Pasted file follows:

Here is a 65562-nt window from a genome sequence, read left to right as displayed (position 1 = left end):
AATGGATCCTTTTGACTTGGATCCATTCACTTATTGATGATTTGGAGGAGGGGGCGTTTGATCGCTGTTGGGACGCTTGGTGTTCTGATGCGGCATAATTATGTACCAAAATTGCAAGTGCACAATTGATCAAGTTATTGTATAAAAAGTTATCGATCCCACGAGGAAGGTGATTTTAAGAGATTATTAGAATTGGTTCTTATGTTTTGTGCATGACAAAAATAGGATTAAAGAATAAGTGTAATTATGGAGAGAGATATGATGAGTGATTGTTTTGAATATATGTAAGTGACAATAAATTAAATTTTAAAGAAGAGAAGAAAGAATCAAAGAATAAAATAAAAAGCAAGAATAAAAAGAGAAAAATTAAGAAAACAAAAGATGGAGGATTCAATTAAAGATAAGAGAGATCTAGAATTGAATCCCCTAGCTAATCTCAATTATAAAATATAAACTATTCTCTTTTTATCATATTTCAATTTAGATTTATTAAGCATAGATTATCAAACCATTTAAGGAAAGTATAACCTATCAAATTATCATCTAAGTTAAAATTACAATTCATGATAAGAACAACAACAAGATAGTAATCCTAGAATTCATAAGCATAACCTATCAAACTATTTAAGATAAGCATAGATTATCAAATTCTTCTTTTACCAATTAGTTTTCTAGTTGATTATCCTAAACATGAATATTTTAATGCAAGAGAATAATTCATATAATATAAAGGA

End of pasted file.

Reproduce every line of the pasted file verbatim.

Here is a 65562-nt window from a genome sequence, read left to right as displayed (position 1 = left end):
AATGGATCCTTTTGACTTGGATCCATTCACTTATTGATGATTTGGAGGAGGGGGCGTTTGATCGCTGTTGGGACGCTTGGTGTTCTGATGCGGCATAATTATGTACCAAAATTGCAAGTGCACAATTGATCAAGTTATTGTATAAAAAGTTATCGATCCCACGAGGAAGGTGATTTTAAGAGATTATTAGAATTGGTTCTTATGTTTTGTGCATGACAAAAATAGGATTAAAGAATAAGTGTAATTATGGAGAGAGATATGATGAGTGATTGTTTTGAATATATGTAAGTGACAATAAATTAAATTTTAAAGAAGAGAAGAAAGAATCAAAGAATAAAATAAAAAGCAAGAATAAAAAGAGAAAAATTAAGAAAACAAAAGATGGAGGATTCAATTAAAGATAAGAGAGATCTAGAATTGAATCCCCTAGCTAATCTCAATTATAAAATATAAACTATTCTCTTTTTATCATATTTCAATTTAGATTTATTAAGCATAGATTATCAAACCATTTAAGGAAAGTATAACCTATCAAATTATCATCTAAGTTAAAATTACAATTCATGATAAGAACAACAACAAGATAGTAATCCTAGAATTCATAAGCATAACCTATCAAACTATTTAAGATAAGCATAGATTATCAAATTCTTCTTTTACCAATTAGTTTTCTAGTTGATTATCCTAAACATGAATATTTTAATGCAAGAGAATAATTCATATAATATAAAGGA